#TheFilipinoVotes: Seven hopefuls bare plans if they win Senate seats in 2019 polls

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Metro Manila (CNN Philippines, January 27) — Seven senatorial hopefuls bared plans on how they would solve the Philippines' pressing problems should they win a seat in the 2019 midterm elections.

CNN Philippines' second senatorial forum was joined by former Interior Secretary Raffy Alunan, former Bayan Muna Representative Neri Colmenares, former Bangsamoro Transition Commission member Samira Gutoc, former Solicitor General Florin Hilbay, former Presidential Spokesperson Harry Roque, former Interior Secretary Mar Roxas, and former Quezon 4th District Representative Erin Tañada.

Here is what went down at #TheFilipinoVotes: Senatorial Forum Part 2:

Key legislations

The hopefuls also identified priority bills they would file should they bag a Senate seat.

Ex-Interior Secretary Alunan wants to reintegrate ethics and values formation in the education system.

"We've lost it, and that's why we have to recover it in our institutions and by making sure that our families instill the proper values in our people," he said.

Colmenares, a Left-leaning activist, said he will file a law repealing provisions on the value-added tax in electricity, water, and oil charges – and a law against contractualization.

The former Bayan Muna Representative will also push for additional Social Security System (SSS) pension and a minimum national wage of P750.

Gutoc said she will push for "peace education."

"Peace education guarantees against bullying,  peace education guarantees a population not sleeping against rape jokes by some of our elite, peace education reminds us of decency and respect," she said.

Hilbay said he aims to widen the scope of the current conditional cash transfer program, the Pantawid Pamilyang Pilipino Program.

Roque promised to push for the full implementation of the Universal Healthcare Law, which he previously filed in the House of Representatives.

"Importante po gamitin ang oversight function ng Senado para masiguro na ang korapsyon ay hindi maging hadlang na magkaroon ng libreng pagamot at magamot ang lahat," he said.

[Translation: It's important to use the Senate's oversight function to ensure that corruption would not stop the country to provide free medicine so that everyone can be treated.]

The former Duterte spokesperson also wants to file a "Zero-Hunger bill" to end hunger in the Philippines in 10 years.

Roxas, a former Trade Secretary, eyes repealing provisions on the additional excise taxes for petroleum products under the Tax Reform Acceleration and Inclusion (TRAIN) and the second tax reform package.

"'Pag nagmahal ang transportasyon, nagmamahal ang lahat ng pangunahing bilihin," he said.

[Translation: If translation becomes expensive, everything else follows.]

Roxas vowed to also oppose plans to remove incentives from foreign investors, and address the country's internet access.

Tañada, the son of former Senator Wigberto Tañada, said he will look into wage meeting rises prices.

"Makatarungan pa ba ang ginagamit na regional wage boards sa pagtakda ng sweldo dito sa ating bansa?" he said.

The former solon claimed solving the regional wage problem may also address the issues on road congestions in Metro Manila.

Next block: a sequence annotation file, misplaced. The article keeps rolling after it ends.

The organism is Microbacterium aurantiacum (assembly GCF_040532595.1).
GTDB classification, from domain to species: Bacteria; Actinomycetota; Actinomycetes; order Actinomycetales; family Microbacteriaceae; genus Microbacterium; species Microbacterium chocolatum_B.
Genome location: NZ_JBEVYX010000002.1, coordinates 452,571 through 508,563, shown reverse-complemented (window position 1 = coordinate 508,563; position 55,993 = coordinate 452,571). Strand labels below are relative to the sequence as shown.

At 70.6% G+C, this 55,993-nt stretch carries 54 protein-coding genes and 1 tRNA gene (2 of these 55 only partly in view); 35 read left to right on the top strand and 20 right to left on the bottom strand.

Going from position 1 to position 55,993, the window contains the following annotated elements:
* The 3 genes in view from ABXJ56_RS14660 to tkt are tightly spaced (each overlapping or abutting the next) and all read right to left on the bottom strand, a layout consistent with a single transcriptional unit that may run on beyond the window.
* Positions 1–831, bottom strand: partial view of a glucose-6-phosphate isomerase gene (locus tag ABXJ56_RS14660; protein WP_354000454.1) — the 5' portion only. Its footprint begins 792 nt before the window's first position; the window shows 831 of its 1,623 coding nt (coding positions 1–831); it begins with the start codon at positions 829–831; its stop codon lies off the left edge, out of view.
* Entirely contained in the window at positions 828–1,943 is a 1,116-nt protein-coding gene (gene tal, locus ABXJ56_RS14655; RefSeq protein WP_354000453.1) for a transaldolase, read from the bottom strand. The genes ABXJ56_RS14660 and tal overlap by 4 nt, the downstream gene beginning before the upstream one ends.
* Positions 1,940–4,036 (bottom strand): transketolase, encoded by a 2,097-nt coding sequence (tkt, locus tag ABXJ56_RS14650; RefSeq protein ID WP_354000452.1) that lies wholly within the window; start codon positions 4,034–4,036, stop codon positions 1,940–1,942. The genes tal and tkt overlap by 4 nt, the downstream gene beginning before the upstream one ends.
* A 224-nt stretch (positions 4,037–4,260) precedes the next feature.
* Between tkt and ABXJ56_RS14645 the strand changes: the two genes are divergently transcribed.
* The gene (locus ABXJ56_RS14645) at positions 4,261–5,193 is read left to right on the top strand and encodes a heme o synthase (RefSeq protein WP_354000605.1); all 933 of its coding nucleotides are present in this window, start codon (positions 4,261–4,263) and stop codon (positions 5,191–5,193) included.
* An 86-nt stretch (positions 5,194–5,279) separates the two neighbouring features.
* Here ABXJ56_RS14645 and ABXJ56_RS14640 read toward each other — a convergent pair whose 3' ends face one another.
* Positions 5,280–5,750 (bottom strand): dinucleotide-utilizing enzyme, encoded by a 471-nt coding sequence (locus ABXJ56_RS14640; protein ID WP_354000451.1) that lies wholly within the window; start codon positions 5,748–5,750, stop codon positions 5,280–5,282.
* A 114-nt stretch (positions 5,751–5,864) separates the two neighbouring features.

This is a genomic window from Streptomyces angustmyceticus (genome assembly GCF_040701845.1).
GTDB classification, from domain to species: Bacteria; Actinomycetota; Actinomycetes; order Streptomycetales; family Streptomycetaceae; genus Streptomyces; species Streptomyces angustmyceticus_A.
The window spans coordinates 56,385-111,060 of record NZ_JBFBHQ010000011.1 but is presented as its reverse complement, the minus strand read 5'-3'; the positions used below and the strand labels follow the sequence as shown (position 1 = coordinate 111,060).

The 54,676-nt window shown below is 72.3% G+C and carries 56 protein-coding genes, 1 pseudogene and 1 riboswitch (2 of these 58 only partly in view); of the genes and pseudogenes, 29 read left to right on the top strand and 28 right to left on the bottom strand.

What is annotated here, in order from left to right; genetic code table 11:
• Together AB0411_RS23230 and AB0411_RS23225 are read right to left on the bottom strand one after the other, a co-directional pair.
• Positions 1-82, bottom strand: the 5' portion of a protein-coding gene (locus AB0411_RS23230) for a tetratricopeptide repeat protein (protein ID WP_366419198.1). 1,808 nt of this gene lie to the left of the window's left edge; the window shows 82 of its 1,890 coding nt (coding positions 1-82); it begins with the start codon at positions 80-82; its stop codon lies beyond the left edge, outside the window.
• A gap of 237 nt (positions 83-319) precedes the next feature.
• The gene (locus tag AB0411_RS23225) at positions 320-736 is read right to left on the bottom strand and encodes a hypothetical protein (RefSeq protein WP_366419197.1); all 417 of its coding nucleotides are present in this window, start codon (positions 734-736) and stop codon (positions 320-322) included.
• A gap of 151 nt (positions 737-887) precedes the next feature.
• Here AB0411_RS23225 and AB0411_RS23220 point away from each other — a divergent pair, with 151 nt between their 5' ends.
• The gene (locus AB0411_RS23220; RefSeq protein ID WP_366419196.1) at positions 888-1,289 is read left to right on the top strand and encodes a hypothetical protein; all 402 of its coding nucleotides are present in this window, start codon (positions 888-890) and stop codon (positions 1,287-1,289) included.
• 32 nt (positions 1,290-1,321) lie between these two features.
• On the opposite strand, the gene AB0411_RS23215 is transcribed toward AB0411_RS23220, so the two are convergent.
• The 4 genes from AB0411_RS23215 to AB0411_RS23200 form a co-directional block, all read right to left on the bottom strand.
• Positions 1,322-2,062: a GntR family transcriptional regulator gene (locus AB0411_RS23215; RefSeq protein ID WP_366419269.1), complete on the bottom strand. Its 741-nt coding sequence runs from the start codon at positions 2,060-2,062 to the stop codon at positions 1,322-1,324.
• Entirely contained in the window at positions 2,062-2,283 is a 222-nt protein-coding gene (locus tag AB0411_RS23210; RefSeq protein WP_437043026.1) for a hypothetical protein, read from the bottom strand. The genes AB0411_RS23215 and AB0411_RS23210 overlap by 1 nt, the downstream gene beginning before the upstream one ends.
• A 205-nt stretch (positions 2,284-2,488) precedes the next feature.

Ex-DILG chiefs on drug war

Two former Interior Secretaries also revealed their stances on handling the administration's drug war – as more than 5,000 have been killed in various anti-drug operations and multibillion-peso shipments of methampetamine hydrochloride have easily entered the country.

Roxas, who was Interior chief under former President Benigno Aquino III, said the problem should be dealt with  from the demand side – saying that parents have to guide their children better.

For those addicted to illegal drugs, Roxas said the Philippines needs rehabilitation centers, doctors and experts to solve their addiction.

On law enforcement, Roxas said he will push for intelligence funds to look for big-time drug lords. He slammed the current administration as only poor drug peddlers have been arrested.

"Lahat ng mga naaresto nakatsinelas, lahat ng mga naaresto 'yung mga mahihirap…lahat ng mga naaaresto ay mga low-level criminals. Saan 'yung malalaki?"

[Translation: Those who have been arrested are in slippers, all those arrested are poor, low-level criminals. Where are the big ones?]

Meanwhile, former Secretary Alunan likened the country's illegal drug situation to 'a raging forest fire.'

"Marami pang scalawags sa four pillars of the criminal justice system: police, prosecutor, judges, jails. Anybody can free themselves from the clutches of justice and the law," Alunan said.

Reforms in the Human Security Act and the Revised Penal Code should be implemented, he added.

Alunan was Interior chief during the term of former President Fidel Ramos.

Crowd-stirring answers to Yes, No questions

Some of the senatorial aspirants answers to the Yes/No questions stirred cheers and jeers from the audience.

When asked if Congress should compel the President to make his medical records public, only Alunan and Roque answered 'No."

Roque and Alunan were also the only ones to answer "No" when the aspirants were asked if Philippine media is under threat in this country.

All of the candidates were in favor of legalizing divorce on grounds of abuse or irreconciliable differences, and the legalization of medical marijuana for ailments such as cancer, multiple sclerosis, seizures, and severe pain.

It was only Colmenares who said the Bangsamoro Organic Law will not help establish long-lasting peace and uplift the lives of Filipinos in Mindanao.